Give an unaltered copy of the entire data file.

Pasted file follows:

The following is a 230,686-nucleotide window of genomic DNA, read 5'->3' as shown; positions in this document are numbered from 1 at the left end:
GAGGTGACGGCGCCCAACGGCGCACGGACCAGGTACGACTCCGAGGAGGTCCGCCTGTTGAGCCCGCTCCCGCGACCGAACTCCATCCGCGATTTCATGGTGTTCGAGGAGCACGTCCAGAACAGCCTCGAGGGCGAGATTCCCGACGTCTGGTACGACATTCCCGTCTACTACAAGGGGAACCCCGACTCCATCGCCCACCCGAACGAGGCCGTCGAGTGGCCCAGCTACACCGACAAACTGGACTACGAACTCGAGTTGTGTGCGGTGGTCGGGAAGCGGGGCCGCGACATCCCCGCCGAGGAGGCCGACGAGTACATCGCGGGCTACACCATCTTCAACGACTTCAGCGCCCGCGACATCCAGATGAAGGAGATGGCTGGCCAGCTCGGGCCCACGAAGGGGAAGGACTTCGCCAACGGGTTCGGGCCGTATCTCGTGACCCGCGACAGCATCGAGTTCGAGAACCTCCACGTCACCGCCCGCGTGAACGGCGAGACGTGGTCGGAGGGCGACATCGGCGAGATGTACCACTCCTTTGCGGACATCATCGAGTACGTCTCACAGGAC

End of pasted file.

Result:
The following is a 230,686-nucleotide window of genomic DNA, read 5'->3' as shown; positions in this document are numbered from 1 at the left end:
GAGGTGACGGCGCCCAACGGCGCACGGACCAGGTACGACTCCGAGGAGGTCCGCCTGTTGAGCCCGCTCCCGCGACCGAACTCCATCCGCGATTTCATGGTGTTCGAGGAGCACGTCCAGAACAGCCTCGAGGGCGAGATTCCCGACGTCTGGTACGACATTCCCGTCTACTACAAGGGGAACCCCGACTCCATCGCCCACCCGAACGAGGCCGTCGAGTGGCCCAGCTACACCGACAAACTGGACTACGAACTCGAGTTGTGTGCGGTGGTCGGGAAGCGGGGCCGCGACATCCCCGCCGAGGAGGCCGACGAGTACATCGCGGGCTACACCATCTTCAACGACTTCAGCGCCCGCGACATCCAGATGAAGGAGATGGCTGGCCAGCTCGGGCCCACGAAGGGGAAGGACTTCGCCAACGGGTTCGGGCCGTATCTCGTGACCCGCGACAGCATCGAGTTCGAGAACCTCCACGTCACCGCCCGCGTGAACGGCGAGACGTGGTCGGAGGGCGACATCGGCGAGATGTACCACTCCTTTGCGGACATCATCGAGTACGTCTCACAGGAC